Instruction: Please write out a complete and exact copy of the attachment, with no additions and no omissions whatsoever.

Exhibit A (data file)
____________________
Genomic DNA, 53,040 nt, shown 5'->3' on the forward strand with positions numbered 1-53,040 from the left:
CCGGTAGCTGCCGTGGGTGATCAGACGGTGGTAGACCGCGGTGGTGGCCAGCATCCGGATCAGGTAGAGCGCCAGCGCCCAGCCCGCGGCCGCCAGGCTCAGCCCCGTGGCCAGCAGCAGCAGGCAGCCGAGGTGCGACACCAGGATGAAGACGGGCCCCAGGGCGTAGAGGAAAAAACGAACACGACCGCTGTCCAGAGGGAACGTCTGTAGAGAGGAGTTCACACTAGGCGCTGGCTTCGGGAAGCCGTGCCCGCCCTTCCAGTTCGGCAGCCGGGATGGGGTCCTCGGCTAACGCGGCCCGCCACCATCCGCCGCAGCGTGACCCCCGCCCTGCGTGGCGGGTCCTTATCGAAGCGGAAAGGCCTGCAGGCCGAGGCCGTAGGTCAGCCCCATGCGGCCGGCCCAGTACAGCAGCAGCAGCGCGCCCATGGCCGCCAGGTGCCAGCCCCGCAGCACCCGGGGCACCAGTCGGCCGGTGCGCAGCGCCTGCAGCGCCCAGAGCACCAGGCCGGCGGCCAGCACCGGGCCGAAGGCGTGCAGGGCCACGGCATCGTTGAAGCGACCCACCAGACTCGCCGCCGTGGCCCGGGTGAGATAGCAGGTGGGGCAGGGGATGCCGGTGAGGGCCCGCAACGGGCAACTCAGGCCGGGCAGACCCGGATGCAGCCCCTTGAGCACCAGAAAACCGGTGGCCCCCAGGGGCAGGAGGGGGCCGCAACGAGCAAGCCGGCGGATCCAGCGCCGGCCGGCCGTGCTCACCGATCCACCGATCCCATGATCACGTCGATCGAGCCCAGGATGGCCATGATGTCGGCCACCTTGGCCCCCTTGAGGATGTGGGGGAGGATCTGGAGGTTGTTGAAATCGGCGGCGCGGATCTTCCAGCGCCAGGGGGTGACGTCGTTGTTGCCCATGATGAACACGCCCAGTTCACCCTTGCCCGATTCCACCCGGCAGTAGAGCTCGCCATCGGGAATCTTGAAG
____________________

Genomic DNA, 53,040 nt, shown 5'->3' on the forward strand with positions numbered 1-53,040 from the left:
CCGGTAGCTGCCGTGGGTGATCAGACGGTGGTAGACCGCGGTGGTGGCCAGCATCCGGATCAGGTAGAGCGCCAGCGCCCAGCCCGCGGCCGCCAGGCTCAGCCCCGTGGCCAGCAGCAGCAGGCAGCCGAGGTGCGACACCAGGATGAAGACGGGCCCCAGGGCGTAGAGGAAAAAACGAACACGACCGCTGTCCAGAGGGAACGTCTGTAGAGAGGAGTTCACACTAGGCGCTGGCTTCGGGAAGCCGTGCCCGCCCTTCCAGTTCGGCAGCCGGGATGGGGTCCTCGGCTAACGCGGCCCGCCACCATCCGCCGCAGCGTGACCCCCGCCCTGCGTGGCGGGTCCTTATCGAAGCGGAAAGGCCTGCAGGCCGAGGCCGTAGGTCAGCCCCATGCGGCCGGCCCAGTACAGCAGCAGCAGCGCGCCCATGGCCGCCAGGTGCCAGCCCCGCAGCACCCGGGGCACCAGTCGGCCGGTGCGCAGCGCCTGCAGCGCCCAGAGCACCAGGCCGGCGGCCAGCACCGGGCCGAAGGCGTGCAGGGCCACGGCATCGTTGAAGCGACCCACCAGACTCGCCGCCGTGGCCCGGGTGAGATAGCAGGTGGGGCAGGGGATGCCGGTGAGGGCCCGCAACGGGCAACTCAGGCCGGGCAGACCCGGATGCAGCCCCTTGAGCACCAGAAAACCGGTGGCCCCCAGGGGCAGGAGGGGGCCGCAACGAGCAAGCCGGCGGATCCAGCGCCGGCCGGCCGTGCTCACCGATCCACCGATCCCATGATCACGTCGATCGAGCCCAGGATGGCCATGATGTCGGCCACCTTGGCCCCCTTGAGGATGTGGGGGAGGATCTGGAGGTTGTTGAAATCGGCGGCGCGGATCTTCCAGCGCCAGGGGGTGACGTCGTTGTTGCCCATGATGAACACGCCCAGTTCACCCTTGCCCGATTCCACCCGGCAGTAGAGCTCGCCATCGGGAATCTTGAAG